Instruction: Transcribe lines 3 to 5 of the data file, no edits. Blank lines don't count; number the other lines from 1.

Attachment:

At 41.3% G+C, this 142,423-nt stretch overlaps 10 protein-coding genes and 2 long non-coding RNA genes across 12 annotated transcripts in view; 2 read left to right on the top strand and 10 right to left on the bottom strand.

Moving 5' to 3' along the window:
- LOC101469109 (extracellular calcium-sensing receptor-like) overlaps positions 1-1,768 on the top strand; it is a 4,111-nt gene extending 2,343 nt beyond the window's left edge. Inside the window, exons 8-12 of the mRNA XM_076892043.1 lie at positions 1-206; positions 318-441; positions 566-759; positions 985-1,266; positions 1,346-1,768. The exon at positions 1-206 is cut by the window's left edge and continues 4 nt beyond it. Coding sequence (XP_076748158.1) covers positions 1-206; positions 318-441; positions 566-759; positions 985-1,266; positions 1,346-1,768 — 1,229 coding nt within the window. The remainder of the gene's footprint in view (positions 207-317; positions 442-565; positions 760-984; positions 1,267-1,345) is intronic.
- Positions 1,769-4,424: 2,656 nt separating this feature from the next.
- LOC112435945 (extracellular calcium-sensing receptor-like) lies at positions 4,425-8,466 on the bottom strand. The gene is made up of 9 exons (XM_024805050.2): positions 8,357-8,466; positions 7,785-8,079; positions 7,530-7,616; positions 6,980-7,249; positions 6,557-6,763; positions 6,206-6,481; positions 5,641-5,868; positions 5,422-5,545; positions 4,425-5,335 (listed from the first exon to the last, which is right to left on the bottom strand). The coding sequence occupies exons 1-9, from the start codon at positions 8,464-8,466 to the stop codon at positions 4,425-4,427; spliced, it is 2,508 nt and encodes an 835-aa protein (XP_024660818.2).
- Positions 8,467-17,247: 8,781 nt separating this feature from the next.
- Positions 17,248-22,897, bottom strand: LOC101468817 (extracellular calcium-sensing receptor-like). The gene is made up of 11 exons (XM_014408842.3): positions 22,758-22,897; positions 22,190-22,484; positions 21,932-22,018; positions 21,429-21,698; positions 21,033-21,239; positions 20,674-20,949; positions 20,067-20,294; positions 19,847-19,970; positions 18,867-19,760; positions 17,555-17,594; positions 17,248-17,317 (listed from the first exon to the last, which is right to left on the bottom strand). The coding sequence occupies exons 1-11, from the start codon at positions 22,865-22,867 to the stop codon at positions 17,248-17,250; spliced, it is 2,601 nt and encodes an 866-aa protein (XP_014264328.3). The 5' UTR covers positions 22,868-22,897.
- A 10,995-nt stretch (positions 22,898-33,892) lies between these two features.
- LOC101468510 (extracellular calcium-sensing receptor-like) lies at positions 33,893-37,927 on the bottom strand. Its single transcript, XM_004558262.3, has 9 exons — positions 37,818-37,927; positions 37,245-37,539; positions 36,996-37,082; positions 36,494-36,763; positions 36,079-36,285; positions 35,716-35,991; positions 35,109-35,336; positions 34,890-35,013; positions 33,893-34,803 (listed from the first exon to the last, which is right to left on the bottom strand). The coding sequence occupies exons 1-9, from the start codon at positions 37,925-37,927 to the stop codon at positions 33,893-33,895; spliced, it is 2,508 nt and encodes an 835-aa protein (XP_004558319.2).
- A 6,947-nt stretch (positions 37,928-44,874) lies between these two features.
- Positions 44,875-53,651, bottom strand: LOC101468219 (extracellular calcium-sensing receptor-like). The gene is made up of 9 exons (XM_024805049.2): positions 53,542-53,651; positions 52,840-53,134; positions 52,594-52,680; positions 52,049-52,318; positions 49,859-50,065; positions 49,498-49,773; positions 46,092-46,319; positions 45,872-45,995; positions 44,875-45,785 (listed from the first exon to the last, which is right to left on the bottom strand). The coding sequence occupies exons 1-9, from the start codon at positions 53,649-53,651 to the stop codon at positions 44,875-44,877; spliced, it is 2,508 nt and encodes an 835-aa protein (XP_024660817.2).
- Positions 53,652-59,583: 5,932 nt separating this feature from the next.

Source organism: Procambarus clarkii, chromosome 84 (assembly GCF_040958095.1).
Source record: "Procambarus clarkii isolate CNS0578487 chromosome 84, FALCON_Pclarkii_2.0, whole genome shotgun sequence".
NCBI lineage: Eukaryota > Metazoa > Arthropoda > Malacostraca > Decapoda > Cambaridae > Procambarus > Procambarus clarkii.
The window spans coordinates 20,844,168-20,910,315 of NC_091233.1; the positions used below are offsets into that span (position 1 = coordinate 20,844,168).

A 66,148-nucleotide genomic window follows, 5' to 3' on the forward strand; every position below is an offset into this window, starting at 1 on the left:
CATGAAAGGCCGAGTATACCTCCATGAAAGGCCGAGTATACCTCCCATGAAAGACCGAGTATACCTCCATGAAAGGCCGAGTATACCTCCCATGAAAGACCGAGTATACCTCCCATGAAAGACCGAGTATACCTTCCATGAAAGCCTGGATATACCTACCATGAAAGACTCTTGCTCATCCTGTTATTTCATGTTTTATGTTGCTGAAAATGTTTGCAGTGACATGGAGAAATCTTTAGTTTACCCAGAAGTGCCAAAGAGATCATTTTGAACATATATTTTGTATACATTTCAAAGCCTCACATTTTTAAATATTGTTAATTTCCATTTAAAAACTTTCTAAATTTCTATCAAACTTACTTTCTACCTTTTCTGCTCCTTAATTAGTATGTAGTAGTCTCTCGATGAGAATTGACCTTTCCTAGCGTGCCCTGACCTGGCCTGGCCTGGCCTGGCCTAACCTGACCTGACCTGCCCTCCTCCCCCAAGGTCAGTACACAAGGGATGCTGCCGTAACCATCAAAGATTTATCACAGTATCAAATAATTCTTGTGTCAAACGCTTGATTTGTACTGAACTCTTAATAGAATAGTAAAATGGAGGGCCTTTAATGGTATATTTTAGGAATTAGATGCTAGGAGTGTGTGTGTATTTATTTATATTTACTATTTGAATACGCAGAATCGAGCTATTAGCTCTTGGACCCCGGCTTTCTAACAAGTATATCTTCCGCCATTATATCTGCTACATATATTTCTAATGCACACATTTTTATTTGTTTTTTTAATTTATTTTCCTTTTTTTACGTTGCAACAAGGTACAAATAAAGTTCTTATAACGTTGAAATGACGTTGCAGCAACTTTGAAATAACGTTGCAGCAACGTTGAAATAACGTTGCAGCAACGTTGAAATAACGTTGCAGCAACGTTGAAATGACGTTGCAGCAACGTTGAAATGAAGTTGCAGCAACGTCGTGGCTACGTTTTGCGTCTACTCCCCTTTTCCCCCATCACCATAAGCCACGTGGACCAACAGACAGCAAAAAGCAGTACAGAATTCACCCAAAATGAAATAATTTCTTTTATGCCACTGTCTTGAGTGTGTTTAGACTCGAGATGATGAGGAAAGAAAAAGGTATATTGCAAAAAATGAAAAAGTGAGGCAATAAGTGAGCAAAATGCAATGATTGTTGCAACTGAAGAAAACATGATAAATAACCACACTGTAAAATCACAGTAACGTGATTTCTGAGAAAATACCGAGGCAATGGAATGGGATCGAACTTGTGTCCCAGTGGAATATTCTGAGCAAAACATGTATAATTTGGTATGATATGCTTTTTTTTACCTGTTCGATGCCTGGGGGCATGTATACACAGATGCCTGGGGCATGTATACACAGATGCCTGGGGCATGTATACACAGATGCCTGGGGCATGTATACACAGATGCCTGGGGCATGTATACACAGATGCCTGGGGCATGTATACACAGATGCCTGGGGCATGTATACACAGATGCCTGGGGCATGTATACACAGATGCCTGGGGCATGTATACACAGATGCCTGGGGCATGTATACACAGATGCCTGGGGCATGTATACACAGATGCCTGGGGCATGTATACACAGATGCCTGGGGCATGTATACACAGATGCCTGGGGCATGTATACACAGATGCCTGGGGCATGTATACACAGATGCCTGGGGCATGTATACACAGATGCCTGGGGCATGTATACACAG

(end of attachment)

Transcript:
- LOC101469109 (extracellular calcium-sensing receptor-like) overlaps positions 1-1,768 on the top strand; it is a 4,111-nt gene extending 2,343 nt beyond the window's left edge. Inside the window, exons 8-12 of the mRNA XM_076892043.1 lie at positions 1-206; positions 318-441; positions 566-759; positions 985-1,266; positions 1,346-1,768. The exon at positions 1-206 is cut by the window's left edge and continues 4 nt beyond it. Coding sequence (XP_076748158.1) covers positions 1-206; positions 318-441; positions 566-759; positions 985-1,266; positions 1,346-1,768 — 1,229 coding nt within the window. The remainder of the gene's footprint in view (positions 207-317; positions 442-565; positions 760-984; positions 1,267-1,345) is intronic.
- Positions 1,769-4,424: 2,656 nt separating this feature from the next.
- LOC112435945 (extracellular calcium-sensing receptor-like) lies at positions 4,425-8,466 on the bottom strand. The gene is made up of 9 exons (XM_024805050.2): positions 8,357-8,466; positions 7,785-8,079; positions 7,530-7,616; positions 6,980-7,249; positions 6,557-6,763; positions 6,206-6,481; positions 5,641-5,868; positions 5,422-5,545; positions 4,425-5,335 (listed from the first exon to the last, which is right to left on the bottom strand). The coding sequence occupies exons 1-9, from the start codon at positions 8,464-8,466 to the stop codon at positions 4,425-4,427; spliced, it is 2,508 nt and encodes an 835-aa protein (XP_024660818.2).